ASL Connect is intended to be a central resource for learning ASL and about Deaf Studies online, with all content created by Deaf ASL-fluent scholars. We offer ways to learn some basic ASL online to get you started, and then we offer highly engaging and interactive ASL and Deaf Studies courses online.
Students must refer to their academic institution for authorizing credit transfers. While these courses are offered as a part of Gallaudet University's Center for Continuing and Online Education unit, academic credits may be transferred to other colleges and universities.
ASL is now the third most taught language in higher education according to the Modern Language Association (2013). Community colleges and four year colleges and universities throughout the nation do accept ASL as foreign language credit. Students are encouraged to check their school's catalog to see if their university accepts ASL as foreign language credit. The online and onsite courses offered by ASL Connect are frequently transferred to satisfy students' foreign language requirement.
While ASL Connect is housed in Gallaudet University's Department of ASL and Deaf Studies, developed in collaboration with Deaf contractors and businesses listed below:
Yes, ASL Connect is currently developing online resources for families of Deaf children, to be released in 2019. These resources are designed to support families in their journey to connect with their children through American Sign Language. We will also be offering live, one on one language support opportunities. If you are interested, please send an email to email@example.com to sign up for notifications of upcoming information releases.
ASL Connect: Business can help businesses practice inclusion for Deaf clients, employees and collaborators by providing training on how to bridge cultural perspectives, how to procure accessible technologies and qualified ASL interpreters. Currently, our service area is in the Washington D.C. metropolitan area. We plan to expand beyond this area to support the great need for ASL inclusion among enterprises.
ASL stands for American Sign Language. This is the most commonly used sign language among the Deaf community in the United States as well as parts of Canada. Because sign languages are not invented languages, nor are they the signed counterparts of the spoken languages of their region, the grammatical structure of sign languages is clearly distinct from spoken languages. While spoken languages are made up of a combination of sounds (phonemes), sign languages are made of a combination of handshapes, palm orientations, locations, movements, and non-manual markers, such as facial expressions. Students who enroll in our ASL courses online will learn more about the grammatical features of ASL.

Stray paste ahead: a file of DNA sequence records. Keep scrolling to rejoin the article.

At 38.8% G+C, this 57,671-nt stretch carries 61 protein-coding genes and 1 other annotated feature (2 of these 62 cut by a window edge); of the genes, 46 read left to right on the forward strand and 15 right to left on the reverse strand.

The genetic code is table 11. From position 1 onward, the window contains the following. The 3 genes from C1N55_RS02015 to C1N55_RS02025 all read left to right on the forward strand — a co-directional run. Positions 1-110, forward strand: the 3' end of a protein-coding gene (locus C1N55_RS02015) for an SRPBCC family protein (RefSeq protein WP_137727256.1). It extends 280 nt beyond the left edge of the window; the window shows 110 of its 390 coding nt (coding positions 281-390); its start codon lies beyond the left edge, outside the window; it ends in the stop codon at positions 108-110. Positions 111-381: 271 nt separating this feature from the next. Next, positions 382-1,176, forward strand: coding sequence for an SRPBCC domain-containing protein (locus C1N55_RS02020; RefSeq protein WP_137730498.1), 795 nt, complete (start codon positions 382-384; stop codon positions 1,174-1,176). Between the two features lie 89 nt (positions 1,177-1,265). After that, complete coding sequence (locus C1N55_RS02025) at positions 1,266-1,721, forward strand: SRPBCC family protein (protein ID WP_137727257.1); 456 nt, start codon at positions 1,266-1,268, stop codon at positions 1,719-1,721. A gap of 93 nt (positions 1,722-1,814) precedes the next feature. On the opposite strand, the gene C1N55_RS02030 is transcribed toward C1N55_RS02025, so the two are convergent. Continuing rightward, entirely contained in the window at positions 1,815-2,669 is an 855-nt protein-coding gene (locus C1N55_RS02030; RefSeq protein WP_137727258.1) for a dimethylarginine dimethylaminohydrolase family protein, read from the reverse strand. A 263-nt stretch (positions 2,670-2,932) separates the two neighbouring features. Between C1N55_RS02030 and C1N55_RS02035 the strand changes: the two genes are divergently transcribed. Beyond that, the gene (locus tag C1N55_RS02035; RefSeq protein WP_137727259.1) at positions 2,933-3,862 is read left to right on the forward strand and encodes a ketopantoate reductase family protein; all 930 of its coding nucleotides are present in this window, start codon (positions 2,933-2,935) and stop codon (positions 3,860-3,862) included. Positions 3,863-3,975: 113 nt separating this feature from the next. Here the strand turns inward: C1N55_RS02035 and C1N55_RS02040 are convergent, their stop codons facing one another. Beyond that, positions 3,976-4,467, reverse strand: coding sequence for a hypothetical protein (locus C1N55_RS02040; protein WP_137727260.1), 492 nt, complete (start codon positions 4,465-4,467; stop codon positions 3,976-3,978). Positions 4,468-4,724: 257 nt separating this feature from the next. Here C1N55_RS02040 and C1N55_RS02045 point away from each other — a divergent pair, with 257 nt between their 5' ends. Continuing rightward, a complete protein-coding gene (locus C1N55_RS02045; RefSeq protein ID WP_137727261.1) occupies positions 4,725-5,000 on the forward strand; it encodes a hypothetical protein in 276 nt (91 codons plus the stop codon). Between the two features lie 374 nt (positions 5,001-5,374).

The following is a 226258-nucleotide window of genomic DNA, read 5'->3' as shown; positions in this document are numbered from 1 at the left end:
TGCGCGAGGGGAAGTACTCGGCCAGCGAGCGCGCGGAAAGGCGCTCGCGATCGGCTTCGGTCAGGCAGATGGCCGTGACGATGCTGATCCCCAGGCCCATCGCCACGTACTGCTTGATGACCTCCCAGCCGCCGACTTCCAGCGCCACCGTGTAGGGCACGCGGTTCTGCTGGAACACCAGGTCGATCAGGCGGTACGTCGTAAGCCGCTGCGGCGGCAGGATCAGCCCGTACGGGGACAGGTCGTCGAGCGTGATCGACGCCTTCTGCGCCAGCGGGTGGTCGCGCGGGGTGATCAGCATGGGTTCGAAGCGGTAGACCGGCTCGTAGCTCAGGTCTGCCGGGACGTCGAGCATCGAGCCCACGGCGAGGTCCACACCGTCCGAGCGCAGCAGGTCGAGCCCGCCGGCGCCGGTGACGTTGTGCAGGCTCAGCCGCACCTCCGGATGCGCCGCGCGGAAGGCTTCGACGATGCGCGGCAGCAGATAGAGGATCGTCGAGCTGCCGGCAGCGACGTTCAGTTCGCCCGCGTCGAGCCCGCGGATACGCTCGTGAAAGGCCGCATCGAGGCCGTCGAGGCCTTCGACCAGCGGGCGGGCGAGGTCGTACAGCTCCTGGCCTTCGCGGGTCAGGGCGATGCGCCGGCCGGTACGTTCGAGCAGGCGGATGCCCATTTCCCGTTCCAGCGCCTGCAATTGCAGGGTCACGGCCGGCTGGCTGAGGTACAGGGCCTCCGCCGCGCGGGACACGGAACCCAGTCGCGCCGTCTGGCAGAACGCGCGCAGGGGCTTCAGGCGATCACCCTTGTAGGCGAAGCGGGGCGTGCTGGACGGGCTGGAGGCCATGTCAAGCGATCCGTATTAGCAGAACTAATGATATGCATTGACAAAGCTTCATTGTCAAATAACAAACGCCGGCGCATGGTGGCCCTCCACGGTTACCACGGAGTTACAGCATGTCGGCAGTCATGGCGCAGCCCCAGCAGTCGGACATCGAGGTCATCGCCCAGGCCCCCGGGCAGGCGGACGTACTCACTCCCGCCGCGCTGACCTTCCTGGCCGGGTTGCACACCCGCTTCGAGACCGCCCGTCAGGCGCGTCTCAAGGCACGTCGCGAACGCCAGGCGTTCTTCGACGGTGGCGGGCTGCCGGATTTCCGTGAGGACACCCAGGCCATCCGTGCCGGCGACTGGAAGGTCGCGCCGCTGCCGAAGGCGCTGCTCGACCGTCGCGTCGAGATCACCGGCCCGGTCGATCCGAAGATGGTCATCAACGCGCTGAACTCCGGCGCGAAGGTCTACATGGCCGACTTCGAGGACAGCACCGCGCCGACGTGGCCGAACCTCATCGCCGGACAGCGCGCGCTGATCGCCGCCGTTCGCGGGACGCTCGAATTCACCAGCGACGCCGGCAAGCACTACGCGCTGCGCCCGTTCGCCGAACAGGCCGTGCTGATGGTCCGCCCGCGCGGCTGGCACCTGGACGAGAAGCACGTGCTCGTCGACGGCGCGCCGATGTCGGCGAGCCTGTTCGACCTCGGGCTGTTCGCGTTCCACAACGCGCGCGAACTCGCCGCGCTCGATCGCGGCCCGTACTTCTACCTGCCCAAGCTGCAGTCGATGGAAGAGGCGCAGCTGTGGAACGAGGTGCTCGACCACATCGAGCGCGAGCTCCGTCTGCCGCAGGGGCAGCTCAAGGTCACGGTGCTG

Just as there is no universal spoken language, there is also no universal sign language. American Sign Language, for example, is completely distinct from British Sign Language, but bears more resemblance to French Sign Language based on the history of the emergence of ASL. (More on this is included in our online course, "Introduction to Deaf Studies"). While there is no universal sign language, Deaf individuals have created an International Sign code to facilitate communication in international conferences and cultural gatherings.
With the rise of Deaf Studies in the 1970s, the usage the capitalization of (D)eaf became commonly used in order to distinguish between those who identify as belonging to a cultural and linguistic minority, in contrast to "(d)eaf", which refers to an audiological condition. Some authors have opted to use the combined "d/Deaf" as a more inclusive term. There is an ongoing dialogue within Deaf Studies about the merits and complexities of using (d)eaf and (D)eaf, while remaining inclusive." Students taking Introduction to Deaf Studies and Deaf Culture classes will engage in further discussion of the complex issues involved.
While there are no exact statistics, research shows that about 1 out of every 300 people in the United States are "functionally deaf." Though more than half became deaf later in life; fewer than 1 out of every 1,000 people in the United States became deaf before 18 years of age. (National Institute of Health, 2005)